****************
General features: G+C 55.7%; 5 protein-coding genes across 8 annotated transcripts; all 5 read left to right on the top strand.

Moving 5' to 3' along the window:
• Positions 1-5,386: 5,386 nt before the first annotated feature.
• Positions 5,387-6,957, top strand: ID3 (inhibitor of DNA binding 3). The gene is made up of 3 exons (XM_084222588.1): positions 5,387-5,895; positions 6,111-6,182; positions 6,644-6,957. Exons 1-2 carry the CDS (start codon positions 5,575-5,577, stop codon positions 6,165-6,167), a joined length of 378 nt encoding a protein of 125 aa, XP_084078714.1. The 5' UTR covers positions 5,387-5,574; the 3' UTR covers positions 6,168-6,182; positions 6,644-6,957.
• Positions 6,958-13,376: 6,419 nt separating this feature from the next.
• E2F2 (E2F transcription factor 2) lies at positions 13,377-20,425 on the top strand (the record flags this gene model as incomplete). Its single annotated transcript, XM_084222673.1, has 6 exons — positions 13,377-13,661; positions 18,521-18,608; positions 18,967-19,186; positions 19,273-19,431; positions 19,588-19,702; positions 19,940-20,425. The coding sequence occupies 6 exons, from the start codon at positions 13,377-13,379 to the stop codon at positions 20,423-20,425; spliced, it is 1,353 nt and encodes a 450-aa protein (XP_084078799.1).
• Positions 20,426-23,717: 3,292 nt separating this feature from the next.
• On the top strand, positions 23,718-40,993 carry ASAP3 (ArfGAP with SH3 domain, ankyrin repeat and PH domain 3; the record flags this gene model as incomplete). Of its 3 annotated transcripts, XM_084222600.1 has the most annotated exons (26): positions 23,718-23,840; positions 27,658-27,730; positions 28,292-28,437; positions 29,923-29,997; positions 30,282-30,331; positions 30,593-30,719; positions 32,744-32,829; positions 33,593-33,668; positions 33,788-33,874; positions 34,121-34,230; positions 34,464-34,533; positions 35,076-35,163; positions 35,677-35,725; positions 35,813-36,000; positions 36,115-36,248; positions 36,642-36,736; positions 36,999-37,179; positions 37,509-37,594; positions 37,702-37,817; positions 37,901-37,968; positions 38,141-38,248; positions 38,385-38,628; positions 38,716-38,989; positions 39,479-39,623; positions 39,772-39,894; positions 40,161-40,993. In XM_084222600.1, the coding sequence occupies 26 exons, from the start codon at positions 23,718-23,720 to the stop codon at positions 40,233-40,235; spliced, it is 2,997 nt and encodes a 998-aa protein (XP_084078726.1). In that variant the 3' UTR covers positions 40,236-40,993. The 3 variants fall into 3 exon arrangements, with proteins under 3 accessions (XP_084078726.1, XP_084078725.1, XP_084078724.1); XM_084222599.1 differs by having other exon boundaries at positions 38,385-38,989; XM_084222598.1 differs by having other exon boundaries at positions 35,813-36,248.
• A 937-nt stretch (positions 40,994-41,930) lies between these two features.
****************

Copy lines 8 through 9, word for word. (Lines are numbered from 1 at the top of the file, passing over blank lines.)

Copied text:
• On the top strand, positions 23,718-40,993 carry ASAP3 (ArfGAP with SH3 domain, ankyrin repeat and PH domain 3; the record flags this gene model as incomplete). Of its 3 annotated transcripts, XM_084222600.1 has the most annotated exons (26): positions 23,718-23,840; positions 27,658-27,730; positions 28,292-28,437; positions 29,923-29,997; positions 30,282-30,331; positions 30,593-30,719; positions 32,744-32,829; positions 33,593-33,668; positions 33,788-33,874; positions 34,121-34,230; positions 34,464-34,533; positions 35,076-35,163; positions 35,677-35,725; positions 35,813-36,000; positions 36,115-36,248; positions 36,642-36,736; positions 36,999-37,179; positions 37,509-37,594; positions 37,702-37,817; positions 37,901-37,968; positions 38,141-38,248; positions 38,385-38,628; positions 38,716-38,989; positions 39,479-39,623; positions 39,772-39,894; positions 40,161-40,993. In XM_084222600.1, the coding sequence occupies 26 exons, from the start codon at positions 23,718-23,720 to the stop codon at positions 40,233-40,235; spliced, it is 2,997 nt and encodes a 998-aa protein (XP_084078726.1). In that variant the 3' UTR covers positions 40,236-40,993. The 3 variants fall into 3 exon arrangements, with proteins under 3 accessions (XP_084078726.1, XP_084078725.1, XP_084078724.1); XM_084222599.1 differs by having other exon boundaries at positions 38,385-38,989; XM_084222598.1 differs by having other exon boundaries at positions 35,813-36,248.
• A 937-nt stretch (positions 40,994-41,930) lies between these two features.